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Neuron. 1996 Feb;16(2):321-31.

Functional effects of the mouse weaver mutation on G protein-gated inwardly rectifying K+ channels.

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Howard Hughes Medical Institute, Department of Physiology, University of California, San Francisco 94143-0724, USA.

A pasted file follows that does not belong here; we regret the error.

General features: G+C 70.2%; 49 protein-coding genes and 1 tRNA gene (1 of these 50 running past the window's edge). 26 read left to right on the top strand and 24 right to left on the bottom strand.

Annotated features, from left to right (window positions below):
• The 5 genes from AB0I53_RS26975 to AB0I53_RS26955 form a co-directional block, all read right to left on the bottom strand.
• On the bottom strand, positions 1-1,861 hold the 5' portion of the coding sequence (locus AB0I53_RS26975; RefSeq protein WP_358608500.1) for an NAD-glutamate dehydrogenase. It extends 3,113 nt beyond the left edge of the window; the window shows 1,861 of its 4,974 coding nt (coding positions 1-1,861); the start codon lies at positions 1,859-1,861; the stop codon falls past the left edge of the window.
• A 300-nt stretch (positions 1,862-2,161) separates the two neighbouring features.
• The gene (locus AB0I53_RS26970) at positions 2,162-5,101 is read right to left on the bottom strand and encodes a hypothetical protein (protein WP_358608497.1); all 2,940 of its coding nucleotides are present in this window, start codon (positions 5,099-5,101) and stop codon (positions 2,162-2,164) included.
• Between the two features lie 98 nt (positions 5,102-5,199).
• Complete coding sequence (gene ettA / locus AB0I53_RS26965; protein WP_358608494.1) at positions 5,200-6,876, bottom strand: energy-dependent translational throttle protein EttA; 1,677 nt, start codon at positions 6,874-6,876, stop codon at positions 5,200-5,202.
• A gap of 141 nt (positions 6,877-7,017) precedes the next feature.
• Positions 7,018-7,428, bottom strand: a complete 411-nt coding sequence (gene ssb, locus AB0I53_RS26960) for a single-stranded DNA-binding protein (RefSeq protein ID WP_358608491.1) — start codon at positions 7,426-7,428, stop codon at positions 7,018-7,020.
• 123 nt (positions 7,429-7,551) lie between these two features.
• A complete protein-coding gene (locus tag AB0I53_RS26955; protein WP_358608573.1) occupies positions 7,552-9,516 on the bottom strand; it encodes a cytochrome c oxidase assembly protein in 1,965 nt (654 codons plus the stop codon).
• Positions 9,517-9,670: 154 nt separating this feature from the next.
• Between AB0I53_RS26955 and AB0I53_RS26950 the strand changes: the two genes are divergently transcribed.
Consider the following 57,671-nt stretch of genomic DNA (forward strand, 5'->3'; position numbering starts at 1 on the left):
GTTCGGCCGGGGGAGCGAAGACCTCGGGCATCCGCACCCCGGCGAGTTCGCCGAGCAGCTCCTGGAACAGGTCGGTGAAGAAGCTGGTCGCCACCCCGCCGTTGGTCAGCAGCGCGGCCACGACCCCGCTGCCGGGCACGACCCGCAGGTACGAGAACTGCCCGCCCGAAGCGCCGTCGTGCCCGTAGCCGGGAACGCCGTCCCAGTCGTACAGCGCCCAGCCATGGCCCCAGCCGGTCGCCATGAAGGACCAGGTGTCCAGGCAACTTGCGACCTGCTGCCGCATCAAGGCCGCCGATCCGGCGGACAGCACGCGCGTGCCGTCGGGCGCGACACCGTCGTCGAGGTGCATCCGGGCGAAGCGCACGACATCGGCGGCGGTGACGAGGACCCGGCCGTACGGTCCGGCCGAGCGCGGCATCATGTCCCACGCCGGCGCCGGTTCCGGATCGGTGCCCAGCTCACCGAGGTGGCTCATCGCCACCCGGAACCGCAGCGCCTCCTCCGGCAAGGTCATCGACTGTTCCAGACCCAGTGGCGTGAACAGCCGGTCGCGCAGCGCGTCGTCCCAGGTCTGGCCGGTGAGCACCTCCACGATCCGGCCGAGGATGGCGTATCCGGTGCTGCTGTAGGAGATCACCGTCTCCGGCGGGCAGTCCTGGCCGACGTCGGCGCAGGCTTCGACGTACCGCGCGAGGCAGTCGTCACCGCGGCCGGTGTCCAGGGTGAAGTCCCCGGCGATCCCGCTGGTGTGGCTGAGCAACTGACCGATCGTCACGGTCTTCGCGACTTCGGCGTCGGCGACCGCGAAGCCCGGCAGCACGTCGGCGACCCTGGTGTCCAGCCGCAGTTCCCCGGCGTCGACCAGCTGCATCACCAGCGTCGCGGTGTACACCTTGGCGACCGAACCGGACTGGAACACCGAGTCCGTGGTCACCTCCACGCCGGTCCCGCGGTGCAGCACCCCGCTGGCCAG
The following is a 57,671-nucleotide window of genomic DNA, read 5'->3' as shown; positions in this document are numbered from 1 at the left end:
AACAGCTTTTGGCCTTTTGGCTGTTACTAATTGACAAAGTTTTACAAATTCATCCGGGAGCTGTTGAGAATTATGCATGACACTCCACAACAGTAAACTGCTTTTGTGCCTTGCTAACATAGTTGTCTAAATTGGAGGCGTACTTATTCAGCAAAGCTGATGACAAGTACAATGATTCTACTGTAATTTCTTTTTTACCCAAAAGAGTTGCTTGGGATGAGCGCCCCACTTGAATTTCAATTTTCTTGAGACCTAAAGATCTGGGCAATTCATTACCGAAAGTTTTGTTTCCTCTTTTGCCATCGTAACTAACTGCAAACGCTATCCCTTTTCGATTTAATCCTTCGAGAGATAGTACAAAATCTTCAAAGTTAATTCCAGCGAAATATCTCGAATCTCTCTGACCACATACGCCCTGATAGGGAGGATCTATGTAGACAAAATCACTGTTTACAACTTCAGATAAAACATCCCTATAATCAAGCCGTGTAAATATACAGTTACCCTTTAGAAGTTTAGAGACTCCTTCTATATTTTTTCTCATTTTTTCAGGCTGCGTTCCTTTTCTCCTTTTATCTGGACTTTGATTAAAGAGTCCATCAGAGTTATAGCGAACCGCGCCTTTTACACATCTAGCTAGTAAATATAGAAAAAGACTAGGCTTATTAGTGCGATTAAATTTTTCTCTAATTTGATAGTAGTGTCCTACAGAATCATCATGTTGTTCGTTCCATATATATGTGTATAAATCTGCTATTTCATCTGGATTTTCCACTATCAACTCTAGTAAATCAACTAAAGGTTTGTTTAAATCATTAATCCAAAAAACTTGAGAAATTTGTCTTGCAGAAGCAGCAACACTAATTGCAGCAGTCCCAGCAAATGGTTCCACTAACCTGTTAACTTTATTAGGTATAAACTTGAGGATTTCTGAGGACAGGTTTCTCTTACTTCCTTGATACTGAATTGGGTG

The weaver mutation corresponds to a substitution of glycine to serine in the H5 region of a G protein-gated inwardly rectifying K+ channel gene (GIRK2). By studying mutant GIRK2 weaver homomultimeric channels and heteromultimeric channels comprised of GIRK2 weaver and GIRK1 in Xenopus oocytes, we found that GIRK2 weaver homomultimeric channels lose their selectivity for K+ ions, giving rise to inappropriate receptor-activated and basally active Na+ currents, whereas heteromultimers of GIRK2 weaver and GIRK1 appeared to have reduced current. Immunohistochemical localization indicates that GIRK2 and GIRK1 proteins are expressed in the cerebellar neurons of mice at postnatal day 4, at a time when these neurons normally undergo differentiation. Thus, the aberrant behavior of mutant GIRK2 weaver channels could affect the development of weaver mice in at least two distinct ways.

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